Sometime our prideful thoughts are really an expression of the true grandeur of our soul as an expression of the eternal grandeur of G-d. We must, however, remind ourselves when we feel our own personal grandeur that it is not our grandeur that we sense inside but rather it is G-d's. When prideful thoughts and feelings erupt within us we should not deny them and quickly put them down. We must clarify whether they are coming from our soul or from our ego. And even when we ascertain that they are coming from our soul we must, nonetheless, be careful that our ego does not take these precious prideful thoughts and feelings and use them to lead us away from their true source and meaning. The ego could use them to confuse us into thinking that our greatness comes from our selves independent of anyone beyond us. Our ego appropriate these holy sparks of self esteem and lead us to self destruction; alienating us from true self rooted in our people, humanity and G-d.

How can you know when prideful thoughts are coming from your ego or your soul?

Many times a person feels self confident and passionately driven to accomplish great things and initially this all appears to be just inflated ego but after clarification it may be that her strength of mind and heart derives from the divine light shining in her soul radiating the grandeur of G-d. I struggle with this often.

I remember a dialogue with a colleague. I shared with him that I feel this passion to reach people worldwide and help them improve the spiritual quality of their lives. But where is all this coming from? Is it a profound inner sense of my calling and destiny? Is G-d speaking to me through the restless stirrings of my soul? Or perhaps this is just my petty ego seeking the limelight; a desire for self aggrandizement. Is this my ego and self serving interests or a deep sense of my soul's destiny? My friend said, "You decide. If you use your drives to do good, help people and improve the world, then it is the holiest self service you could do. It will then be obviously your soul."

In other words, there is nothing wrong with thinking you are talented and feeling passionate, as long as you use it to do great things for others and G-d. Only when you feel good about yourself will you do good for others, and only when you do good for others will you feel good about yourself. Is your drive for success derived from the grandeur of your soul? Is it coming from a sense of your spiritual mission and desire to serve humanity and G-d? Or is it just ego? It simply depends on whether you desire to be good or simply look good.

Sometimes people take the wind out of their own sails and undermine the good that they could do by questioning the sincerity of their intentions, thinking 'Hmm, look at me, who do I think I am, how egotistical of me to think this way about myself. To be humble I should step out of the spotlight; I should hide myself in a corner.' Not only is there nothing wrong with confidently acknowledging our talents and strengths, but on the contrary there is something very wrong when we don't acknowledge our talents and strength. If, for example, you have a talent for public speaking, then realize that your 'gift of gab' is a gift from G-d and you have a responsibility to humanity and G-d to use it. If you don't use your G-d given talents then you are an ingrate. In fact, not using your talents is a sign that you actually think they are yours and not G-d's. This attitude is actually a very subtle form of ego and haughtiness.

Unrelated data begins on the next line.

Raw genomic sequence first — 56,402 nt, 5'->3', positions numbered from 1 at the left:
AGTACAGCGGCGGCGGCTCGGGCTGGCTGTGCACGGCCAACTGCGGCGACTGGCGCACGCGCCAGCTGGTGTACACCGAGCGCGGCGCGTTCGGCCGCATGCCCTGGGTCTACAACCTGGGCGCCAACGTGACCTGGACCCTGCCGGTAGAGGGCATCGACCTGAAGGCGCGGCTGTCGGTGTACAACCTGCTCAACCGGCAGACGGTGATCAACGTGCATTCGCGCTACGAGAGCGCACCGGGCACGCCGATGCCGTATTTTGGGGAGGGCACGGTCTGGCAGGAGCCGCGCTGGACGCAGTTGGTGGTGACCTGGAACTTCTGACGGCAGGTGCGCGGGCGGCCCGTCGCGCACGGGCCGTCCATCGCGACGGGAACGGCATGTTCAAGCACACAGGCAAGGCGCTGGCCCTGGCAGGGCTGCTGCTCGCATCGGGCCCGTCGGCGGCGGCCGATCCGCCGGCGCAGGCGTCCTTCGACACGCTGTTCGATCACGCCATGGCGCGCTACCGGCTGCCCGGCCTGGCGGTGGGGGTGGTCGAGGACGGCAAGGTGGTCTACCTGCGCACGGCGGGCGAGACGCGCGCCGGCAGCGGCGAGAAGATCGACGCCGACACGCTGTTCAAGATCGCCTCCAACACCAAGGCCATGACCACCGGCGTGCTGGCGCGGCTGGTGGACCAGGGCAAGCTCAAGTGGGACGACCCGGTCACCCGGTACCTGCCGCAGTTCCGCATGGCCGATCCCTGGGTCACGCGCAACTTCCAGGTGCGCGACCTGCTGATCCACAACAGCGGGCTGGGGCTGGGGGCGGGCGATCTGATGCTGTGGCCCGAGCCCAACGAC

On the other hand, it would be self destructive if you use your talents and forget that they are G-d given gifts and mistakenly pride yourself thinking 'This is my strength, my power.' This kind of pride alienates you from the true source of your strength-G-d and the true purpose of your strength  —  to serve G-d by materializing in this world divine values and ideals.

If we reject the holy self esteem that stirs within us, we will not only fail to achieve any good for ourselves and others, but we will eventually become depressed and angry. We are simply gagging and ultimately strangling our soul. If you have been given the ability to be a brilliant businessman, a skilled surgeon or an awesome composer, and you question 'who am I, how haughty, what will people think?' then you are confused. You need to understand the difference between the ego which separates you from G-d and the truth sense of mission and grandeur which places you in humble serve of G-d. G-d may want to reveal His wisdom, creativity, kindness, justice, compassion, peace, beauty through you and improve the world. Your drive and determination may be the grandeur of G-d that is seeking to become manifest in the world through you. So let your soul shine!

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JWR contributor Rabbi David Aaron is the founder and dean of Isralight, an international organization with programming in Israel, New York South Florida, Philadelphia, Los Angeles and Toronto. He has taught and inspired thousands of Jews who are seeking meaning in their lives and a positive connection to their Jewish roots.

He is the author of the newly released, The Secret Life of G-d, and Endless Light: The Ancient Path of Kabbalah to Love, Spiritual Growth and Personal Power , Seeing G-d and Love is my religion. (Click on links to purchase books. Sales help fund JWR.) He lives in the old City of Jerusalem with his wife and their seven children.

© 2005, Rabbi David Aaron